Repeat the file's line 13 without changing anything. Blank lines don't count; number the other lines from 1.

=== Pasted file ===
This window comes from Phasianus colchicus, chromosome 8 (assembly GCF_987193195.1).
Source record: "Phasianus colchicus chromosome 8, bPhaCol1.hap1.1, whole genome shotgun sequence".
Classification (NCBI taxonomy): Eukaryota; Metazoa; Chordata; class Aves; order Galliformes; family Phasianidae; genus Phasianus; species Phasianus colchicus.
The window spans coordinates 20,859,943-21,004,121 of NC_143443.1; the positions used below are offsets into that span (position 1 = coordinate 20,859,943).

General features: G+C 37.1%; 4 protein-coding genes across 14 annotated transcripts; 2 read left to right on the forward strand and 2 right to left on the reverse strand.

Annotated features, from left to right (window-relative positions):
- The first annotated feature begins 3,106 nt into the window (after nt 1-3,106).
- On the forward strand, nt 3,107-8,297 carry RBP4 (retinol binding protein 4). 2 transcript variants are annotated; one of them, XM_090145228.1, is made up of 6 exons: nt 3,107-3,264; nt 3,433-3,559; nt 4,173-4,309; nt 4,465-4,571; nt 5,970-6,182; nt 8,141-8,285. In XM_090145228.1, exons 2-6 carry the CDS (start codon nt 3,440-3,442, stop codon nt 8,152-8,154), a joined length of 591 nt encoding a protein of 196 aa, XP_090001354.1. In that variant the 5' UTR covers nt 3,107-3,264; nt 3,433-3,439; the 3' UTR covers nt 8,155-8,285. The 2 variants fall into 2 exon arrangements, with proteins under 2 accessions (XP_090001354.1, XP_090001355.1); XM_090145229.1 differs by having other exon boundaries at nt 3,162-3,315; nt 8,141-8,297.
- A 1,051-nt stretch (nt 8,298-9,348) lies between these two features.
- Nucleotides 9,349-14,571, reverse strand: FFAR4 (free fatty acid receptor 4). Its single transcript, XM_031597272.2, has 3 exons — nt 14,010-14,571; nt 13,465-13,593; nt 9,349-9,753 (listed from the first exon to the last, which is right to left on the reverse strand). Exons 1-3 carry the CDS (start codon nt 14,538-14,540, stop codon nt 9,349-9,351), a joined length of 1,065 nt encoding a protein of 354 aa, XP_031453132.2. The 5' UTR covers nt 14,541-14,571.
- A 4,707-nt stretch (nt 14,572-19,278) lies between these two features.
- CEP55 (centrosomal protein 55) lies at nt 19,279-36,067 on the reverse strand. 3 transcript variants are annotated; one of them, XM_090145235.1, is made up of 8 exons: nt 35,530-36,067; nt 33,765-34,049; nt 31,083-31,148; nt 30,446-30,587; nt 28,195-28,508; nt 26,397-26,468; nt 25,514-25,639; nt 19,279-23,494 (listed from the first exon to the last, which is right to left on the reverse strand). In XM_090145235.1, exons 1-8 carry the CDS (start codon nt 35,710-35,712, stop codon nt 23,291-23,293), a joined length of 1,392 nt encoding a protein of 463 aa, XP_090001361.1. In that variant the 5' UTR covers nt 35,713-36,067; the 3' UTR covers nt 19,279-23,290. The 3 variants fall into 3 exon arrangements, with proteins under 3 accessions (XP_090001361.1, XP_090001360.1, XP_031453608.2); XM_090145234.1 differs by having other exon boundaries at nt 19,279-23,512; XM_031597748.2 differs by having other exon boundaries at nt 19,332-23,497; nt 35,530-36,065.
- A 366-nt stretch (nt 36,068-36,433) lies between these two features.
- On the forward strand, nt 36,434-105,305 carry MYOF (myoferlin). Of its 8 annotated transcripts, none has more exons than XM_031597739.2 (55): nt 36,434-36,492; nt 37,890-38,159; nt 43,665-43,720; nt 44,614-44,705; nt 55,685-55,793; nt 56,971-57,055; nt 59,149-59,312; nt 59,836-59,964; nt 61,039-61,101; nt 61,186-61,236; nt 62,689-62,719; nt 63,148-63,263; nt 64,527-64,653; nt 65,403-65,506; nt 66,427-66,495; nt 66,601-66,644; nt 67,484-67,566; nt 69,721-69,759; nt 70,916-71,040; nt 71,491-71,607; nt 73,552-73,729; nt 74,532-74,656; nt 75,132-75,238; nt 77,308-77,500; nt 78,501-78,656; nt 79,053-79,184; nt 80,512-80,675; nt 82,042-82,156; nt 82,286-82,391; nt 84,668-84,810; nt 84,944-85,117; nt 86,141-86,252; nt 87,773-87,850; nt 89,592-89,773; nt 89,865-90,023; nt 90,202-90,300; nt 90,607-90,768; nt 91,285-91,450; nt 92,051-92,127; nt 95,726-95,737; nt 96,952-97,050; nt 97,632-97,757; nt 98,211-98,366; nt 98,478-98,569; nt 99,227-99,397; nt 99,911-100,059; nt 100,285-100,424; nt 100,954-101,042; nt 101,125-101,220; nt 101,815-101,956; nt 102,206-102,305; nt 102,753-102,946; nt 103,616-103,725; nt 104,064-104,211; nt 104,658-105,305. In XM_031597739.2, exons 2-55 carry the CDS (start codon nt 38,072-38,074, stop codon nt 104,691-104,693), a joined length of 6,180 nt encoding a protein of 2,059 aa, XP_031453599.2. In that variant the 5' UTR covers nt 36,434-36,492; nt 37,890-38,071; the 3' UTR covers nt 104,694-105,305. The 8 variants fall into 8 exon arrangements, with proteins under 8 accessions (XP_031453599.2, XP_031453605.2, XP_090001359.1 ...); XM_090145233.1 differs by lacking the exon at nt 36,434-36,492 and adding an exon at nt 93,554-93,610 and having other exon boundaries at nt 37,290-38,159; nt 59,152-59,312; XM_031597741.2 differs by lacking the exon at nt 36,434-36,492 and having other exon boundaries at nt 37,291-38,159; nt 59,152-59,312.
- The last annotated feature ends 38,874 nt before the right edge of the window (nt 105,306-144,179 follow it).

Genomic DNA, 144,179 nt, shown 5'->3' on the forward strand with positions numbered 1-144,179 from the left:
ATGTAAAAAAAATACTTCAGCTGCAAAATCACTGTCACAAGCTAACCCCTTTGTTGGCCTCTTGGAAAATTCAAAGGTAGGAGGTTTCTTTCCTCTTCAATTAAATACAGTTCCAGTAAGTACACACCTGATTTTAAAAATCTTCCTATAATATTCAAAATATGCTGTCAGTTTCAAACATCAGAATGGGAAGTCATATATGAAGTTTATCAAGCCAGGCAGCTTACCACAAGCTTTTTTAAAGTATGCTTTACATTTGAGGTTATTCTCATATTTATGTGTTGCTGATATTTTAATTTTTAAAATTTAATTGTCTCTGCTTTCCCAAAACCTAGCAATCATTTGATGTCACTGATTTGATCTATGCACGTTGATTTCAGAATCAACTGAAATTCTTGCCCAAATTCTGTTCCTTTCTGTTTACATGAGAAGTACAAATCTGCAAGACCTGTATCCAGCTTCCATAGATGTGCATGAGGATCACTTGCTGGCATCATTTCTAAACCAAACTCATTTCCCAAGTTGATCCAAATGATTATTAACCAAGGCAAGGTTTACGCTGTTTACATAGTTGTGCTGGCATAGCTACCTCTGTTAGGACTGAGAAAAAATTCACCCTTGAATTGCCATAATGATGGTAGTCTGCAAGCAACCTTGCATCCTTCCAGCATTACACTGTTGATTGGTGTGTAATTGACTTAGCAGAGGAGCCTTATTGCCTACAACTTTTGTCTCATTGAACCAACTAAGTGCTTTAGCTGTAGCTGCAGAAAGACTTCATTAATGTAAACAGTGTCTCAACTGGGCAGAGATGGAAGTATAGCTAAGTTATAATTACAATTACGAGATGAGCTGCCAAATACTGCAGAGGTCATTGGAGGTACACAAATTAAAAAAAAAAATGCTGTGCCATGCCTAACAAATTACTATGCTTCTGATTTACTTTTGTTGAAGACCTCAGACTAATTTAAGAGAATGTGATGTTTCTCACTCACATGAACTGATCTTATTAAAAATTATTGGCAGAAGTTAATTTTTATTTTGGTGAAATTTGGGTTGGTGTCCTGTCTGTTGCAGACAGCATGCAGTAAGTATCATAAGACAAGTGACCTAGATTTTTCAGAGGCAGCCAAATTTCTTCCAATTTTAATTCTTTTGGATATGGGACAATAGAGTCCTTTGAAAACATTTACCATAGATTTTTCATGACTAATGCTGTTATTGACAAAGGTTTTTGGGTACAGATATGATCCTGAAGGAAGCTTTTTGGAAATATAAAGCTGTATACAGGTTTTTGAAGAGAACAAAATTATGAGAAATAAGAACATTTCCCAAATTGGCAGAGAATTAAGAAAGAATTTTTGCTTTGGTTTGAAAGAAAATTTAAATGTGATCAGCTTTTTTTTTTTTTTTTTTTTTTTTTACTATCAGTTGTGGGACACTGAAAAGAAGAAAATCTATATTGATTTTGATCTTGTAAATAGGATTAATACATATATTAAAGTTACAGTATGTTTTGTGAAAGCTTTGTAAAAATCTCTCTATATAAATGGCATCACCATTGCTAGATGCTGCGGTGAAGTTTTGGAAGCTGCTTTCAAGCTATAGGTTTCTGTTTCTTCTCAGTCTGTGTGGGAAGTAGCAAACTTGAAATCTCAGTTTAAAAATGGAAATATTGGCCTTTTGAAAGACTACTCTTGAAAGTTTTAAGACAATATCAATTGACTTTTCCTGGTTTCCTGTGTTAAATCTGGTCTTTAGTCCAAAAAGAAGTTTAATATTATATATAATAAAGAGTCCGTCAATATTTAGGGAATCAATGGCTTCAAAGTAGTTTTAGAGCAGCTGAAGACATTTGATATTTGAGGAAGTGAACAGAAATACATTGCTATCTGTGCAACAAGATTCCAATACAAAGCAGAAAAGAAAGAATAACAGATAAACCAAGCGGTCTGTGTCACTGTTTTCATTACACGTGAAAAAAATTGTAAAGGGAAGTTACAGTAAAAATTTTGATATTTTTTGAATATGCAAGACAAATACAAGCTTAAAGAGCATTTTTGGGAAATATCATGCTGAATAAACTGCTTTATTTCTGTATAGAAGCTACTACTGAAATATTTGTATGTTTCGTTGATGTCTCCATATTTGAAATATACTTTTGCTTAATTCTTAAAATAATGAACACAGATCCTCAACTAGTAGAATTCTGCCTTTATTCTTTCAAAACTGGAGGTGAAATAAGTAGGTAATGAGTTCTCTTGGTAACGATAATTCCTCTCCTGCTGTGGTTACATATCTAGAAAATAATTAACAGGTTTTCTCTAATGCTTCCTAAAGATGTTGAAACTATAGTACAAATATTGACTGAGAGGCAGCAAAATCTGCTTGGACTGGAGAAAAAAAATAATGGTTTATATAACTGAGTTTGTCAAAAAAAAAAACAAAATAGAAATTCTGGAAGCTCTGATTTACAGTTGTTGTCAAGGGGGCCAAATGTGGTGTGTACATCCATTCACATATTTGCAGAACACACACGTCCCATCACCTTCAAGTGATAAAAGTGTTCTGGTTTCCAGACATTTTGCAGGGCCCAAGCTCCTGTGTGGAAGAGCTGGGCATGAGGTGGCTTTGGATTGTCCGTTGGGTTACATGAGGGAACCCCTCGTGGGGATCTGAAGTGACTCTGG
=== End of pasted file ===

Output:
- A 366-nt stretch (nt 36,068-36,433) lies between these two features.